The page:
My Alexander Technique journey began when I developed a chronic injury. The problems started in 2013, when I went from 10 violin students to 35 in a short amount of time, and logged long hours hunched over the computer and my road bike. I developed a nagging ache in my right wrist that turned into relentless overuse pain in my neck and shoulder. The pain persisted for years. After unsuccessfully trying to manage my injury through massage and physical therapy, I tried an introductory course in the Alexander Technique.
In my first lesson, my teachers handed me a small metal spring and asked me to compress it. "What happens when you push down on the spring? What do you notice? What happens if you stop pushing?" This simple illustration was a metaphor for the spine. "Who's doing the pushing, or pulling down, on your spine?" As I played with the spring and considered this idea, I felt a sudden lightness and expansiveness. The other students in the class told me I had just gotten taller by releasing tension, all on my own! Alexander Technique teachers frequently use their hands to help students to move in new ways, which my teachers did a lot. But that first experience showed me that I could change myself, and that my coordination would restore to its natural, optimal design if I learned how to ask.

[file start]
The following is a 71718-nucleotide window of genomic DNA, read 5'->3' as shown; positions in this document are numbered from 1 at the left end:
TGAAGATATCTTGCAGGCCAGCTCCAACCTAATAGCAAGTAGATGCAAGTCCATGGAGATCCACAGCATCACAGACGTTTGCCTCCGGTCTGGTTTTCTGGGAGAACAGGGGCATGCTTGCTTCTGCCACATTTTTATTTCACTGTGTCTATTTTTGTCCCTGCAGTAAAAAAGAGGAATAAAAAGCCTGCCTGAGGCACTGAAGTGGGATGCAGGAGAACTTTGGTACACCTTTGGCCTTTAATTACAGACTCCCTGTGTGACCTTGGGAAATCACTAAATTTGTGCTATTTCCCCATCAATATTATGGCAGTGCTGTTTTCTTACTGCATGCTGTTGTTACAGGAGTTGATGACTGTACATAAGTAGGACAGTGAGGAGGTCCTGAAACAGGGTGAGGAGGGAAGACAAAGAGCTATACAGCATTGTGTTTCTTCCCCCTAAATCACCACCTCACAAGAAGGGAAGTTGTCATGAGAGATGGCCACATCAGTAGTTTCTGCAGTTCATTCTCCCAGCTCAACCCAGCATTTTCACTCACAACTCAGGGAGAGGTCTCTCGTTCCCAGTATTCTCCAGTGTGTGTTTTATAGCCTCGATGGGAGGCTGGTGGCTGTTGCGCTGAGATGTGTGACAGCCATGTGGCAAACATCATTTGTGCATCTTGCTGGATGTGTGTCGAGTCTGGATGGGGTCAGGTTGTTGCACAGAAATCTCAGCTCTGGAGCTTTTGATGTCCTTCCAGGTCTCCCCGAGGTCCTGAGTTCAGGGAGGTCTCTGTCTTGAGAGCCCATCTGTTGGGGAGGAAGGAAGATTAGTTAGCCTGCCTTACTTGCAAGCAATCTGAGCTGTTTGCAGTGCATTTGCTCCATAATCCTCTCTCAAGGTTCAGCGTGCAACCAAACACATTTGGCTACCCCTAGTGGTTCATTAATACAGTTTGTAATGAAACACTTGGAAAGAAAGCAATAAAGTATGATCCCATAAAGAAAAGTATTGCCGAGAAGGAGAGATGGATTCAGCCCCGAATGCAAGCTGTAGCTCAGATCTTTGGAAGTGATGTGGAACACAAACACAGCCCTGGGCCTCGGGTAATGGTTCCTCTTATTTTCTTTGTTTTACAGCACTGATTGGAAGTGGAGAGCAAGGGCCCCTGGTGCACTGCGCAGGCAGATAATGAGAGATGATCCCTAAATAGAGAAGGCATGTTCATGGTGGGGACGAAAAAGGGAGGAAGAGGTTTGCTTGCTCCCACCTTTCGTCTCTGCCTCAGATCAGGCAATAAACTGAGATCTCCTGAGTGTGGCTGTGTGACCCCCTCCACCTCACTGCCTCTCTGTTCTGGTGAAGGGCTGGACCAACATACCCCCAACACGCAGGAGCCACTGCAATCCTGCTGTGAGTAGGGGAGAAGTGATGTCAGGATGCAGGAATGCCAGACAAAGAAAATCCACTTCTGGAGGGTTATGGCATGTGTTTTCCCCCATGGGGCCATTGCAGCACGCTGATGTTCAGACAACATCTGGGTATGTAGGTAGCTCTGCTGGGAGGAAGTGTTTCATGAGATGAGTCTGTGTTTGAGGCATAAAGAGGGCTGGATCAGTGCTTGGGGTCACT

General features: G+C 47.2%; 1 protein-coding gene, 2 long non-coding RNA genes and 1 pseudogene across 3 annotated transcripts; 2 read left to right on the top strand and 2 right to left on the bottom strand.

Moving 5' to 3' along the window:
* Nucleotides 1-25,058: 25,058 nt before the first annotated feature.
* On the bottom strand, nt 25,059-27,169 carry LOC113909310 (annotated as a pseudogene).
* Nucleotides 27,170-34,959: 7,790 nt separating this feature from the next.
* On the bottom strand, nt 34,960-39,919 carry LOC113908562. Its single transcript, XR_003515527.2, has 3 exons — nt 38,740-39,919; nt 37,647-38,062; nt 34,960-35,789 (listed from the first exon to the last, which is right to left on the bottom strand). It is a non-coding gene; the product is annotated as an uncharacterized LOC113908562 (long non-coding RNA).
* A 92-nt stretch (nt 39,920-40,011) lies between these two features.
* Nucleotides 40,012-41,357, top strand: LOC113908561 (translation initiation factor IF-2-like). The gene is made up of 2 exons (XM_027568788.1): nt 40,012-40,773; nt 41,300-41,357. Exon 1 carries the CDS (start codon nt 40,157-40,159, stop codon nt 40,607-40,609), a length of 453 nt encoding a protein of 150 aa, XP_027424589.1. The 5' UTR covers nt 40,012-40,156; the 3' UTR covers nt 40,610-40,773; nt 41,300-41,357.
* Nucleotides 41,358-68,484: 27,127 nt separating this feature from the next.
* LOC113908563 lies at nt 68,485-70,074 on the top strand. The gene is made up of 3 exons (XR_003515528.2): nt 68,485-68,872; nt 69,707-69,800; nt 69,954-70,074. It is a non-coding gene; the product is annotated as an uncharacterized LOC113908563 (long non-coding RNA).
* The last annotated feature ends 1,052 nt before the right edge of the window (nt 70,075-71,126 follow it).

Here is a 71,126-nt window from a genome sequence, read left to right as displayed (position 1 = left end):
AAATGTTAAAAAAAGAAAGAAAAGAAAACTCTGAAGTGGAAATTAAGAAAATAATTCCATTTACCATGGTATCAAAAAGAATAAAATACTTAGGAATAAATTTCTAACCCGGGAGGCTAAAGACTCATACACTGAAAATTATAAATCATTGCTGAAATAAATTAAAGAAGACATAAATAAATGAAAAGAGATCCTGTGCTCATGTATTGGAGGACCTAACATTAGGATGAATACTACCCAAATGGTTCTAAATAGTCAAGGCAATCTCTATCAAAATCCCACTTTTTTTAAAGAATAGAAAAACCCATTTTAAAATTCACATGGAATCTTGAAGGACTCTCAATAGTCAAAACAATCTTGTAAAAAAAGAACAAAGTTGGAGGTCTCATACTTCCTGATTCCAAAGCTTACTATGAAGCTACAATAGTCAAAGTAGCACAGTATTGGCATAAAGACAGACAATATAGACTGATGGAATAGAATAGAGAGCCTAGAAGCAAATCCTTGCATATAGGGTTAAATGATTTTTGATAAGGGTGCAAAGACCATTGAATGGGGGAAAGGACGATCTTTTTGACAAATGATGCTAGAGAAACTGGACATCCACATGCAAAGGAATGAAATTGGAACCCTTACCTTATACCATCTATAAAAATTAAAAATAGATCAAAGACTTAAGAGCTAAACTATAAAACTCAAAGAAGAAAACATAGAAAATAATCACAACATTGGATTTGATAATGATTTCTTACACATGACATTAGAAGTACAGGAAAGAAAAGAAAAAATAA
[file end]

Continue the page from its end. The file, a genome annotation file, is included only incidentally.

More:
That first lesson remains one of the most important days of my life. I continued to study the Technique and, with my teachers' help, began to find true relief from my overuse injuries. I continued to get massage and chiropractic work and found a better physical therapist, which helped too. But the Alexander Technique created lasting changes in my movements and habits. Now, I play violin more efficiently and easily than ever. I can once again do the work I love without pain. I walk, run, and climb better, and I even stand two inches taller! Moreover, the Technique is a tool for life. I have improved tools for preparing for a performance, giving a talk, or teaching. I feel more clear, joyful, and purposeful.
So, how does the Alexander Technique work? Here's a quick primer: The most important joint in our body is at the top of the spine, where your head and spine meet. Do you know where that is? Most people don't! Put your fingers in your ears and nod delicately. It's way up there, inside your head, between your ears. That joint only nods. When the head and spine are in a fluid, easy relationship, this joint moves nicely and our movements are well coordinated. However, when we interfere between head and spine--and, over a lifetime, many of us do for various reasons--stiffness and stress can result. Like the spring, we become compressed. The Alexander Technique is a simple, yet powerful, tool for decompressing, allowing your spine to regain its natural shape and your limbs to move more freely. The Technique is how you ask to coordinate, so your system can inhibit old patterns and move in a new way. By restoring this natural coordination, all movements become more fluid and easy.